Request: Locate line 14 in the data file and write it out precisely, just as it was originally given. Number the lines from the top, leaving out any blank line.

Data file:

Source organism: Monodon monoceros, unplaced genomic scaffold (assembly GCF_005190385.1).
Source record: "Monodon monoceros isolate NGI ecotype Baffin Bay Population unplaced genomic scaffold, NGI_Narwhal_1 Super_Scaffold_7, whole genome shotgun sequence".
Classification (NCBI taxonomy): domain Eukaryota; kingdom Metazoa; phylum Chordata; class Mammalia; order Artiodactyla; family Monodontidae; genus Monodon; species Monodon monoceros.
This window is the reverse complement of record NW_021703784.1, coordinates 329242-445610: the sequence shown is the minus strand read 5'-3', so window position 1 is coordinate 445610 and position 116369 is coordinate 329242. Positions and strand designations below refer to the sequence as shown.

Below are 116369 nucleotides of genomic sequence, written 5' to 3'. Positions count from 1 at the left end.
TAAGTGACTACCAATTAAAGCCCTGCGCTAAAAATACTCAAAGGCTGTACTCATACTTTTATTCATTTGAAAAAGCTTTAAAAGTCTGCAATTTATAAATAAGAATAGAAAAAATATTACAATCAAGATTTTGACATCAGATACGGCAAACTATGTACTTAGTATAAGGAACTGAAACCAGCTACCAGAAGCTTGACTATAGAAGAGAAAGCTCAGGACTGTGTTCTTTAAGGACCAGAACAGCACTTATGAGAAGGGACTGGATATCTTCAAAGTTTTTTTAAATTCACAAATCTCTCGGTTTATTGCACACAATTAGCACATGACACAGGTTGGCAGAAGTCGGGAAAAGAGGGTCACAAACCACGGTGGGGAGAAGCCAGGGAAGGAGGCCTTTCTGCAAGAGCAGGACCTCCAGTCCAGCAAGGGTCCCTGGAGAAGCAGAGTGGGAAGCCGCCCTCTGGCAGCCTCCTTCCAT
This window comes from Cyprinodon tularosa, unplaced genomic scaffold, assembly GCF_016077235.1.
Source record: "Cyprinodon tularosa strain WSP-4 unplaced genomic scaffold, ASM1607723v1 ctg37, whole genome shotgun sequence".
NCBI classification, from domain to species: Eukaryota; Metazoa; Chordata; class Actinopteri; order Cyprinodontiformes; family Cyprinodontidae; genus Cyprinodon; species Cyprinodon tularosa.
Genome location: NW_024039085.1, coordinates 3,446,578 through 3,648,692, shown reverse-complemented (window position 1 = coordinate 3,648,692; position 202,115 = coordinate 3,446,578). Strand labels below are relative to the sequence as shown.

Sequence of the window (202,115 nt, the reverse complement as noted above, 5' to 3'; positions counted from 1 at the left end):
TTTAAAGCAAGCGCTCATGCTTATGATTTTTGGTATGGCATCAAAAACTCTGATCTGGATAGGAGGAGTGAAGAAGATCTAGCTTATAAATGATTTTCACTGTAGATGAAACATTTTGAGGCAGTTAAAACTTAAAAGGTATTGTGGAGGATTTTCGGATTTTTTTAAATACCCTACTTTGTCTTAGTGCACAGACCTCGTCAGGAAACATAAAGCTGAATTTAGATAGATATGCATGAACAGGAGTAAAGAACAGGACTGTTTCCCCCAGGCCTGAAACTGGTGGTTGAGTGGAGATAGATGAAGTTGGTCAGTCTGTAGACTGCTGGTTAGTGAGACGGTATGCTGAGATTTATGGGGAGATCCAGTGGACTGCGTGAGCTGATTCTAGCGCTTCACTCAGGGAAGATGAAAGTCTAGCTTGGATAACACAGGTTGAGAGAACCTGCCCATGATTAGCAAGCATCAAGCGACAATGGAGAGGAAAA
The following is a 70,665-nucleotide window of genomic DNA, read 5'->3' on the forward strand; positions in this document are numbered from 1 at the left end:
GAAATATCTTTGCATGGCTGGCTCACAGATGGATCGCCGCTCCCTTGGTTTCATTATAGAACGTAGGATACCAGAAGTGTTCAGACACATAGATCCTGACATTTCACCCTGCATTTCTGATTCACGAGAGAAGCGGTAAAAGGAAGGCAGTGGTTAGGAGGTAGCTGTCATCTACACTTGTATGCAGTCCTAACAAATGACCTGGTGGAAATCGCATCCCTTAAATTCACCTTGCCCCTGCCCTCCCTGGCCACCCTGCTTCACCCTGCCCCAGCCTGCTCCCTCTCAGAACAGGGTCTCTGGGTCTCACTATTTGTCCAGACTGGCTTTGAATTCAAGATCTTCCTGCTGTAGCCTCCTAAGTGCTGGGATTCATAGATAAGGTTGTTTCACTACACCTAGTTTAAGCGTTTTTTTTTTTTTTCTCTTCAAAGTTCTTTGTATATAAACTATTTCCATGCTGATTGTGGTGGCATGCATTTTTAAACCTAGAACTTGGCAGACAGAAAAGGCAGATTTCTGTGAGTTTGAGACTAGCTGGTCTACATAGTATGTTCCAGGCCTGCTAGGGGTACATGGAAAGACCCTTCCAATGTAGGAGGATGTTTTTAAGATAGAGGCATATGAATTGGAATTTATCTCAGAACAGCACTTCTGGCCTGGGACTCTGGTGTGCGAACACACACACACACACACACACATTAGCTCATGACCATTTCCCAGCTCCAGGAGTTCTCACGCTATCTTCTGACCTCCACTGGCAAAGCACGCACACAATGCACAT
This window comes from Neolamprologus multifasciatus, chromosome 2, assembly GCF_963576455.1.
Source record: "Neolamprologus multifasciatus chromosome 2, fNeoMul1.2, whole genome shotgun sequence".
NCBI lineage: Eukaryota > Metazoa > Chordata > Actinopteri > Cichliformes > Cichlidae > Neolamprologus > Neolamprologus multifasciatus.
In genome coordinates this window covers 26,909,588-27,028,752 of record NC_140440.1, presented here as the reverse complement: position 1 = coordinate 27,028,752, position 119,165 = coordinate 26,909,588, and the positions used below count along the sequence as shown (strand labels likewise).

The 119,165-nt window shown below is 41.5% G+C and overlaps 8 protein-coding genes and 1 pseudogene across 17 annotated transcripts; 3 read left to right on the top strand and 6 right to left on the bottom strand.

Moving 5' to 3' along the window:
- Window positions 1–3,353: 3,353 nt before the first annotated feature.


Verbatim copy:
GAAATATCTTTGCATGGCTGGCTCACAGATGGATCGCCGCTCCCTTGGTTTCATTATAGAACGTAGGATACCAGAAGTGTTCAGACACATAGATCCTGACATTTCACCCTGCATTTCTGATTCACGAGAGAAGCGGTAAAAGGAAGGCAGTGGTTAGGAGGTAGCTGTCATCTACACTTGTATGCAGTCCTAACAAATGACCTGGTGGAAATCGCATCCCTTAAATTCACCTTGCCCCTGCCCTCCCTGGCCACCCTGCTTCACCCTGCCCCAGCCTGCTCCCTCTCAGAACAGGGTCTCTGGGTCTCACTATTTGTCCAGACTGGCTTTGAATTCAAGATCTTCCTGCTGTAGCCTCCTAAGTGCTGGGATTCATAGATAAGGTTGTTTCACTACACCTAGTTTAAGCGTTTTTTTTTTTTTTCTCTTCAAAGTTCTTTGTATATAAACTATTTCCATGCTGATTGTGGTGGCATGCATTTTTAAACCTAGAACTTGGCAGACAGAAAAGGCAGATTTCTGTGAGTTTGAGACTAGCTGGTCTACATAGTATGTTCCAGGCCTGCTAGGGGTACATGGAAAGACCCTTCCAATGTAGGAGGATGTTTTTAAGATAGAGGCATATGAATTGGAATTTATCTCAGAACAGCACTTCTGGCCTGGGACTCTGGTGTGCGAACACACACACACACACACACACATTAGCTCATGACCATTTCCCAGCTCCAGGAGTTCTCACGCTATCTTCTGACCTCCACTGGCAAAGCACGCACACAATGCACAT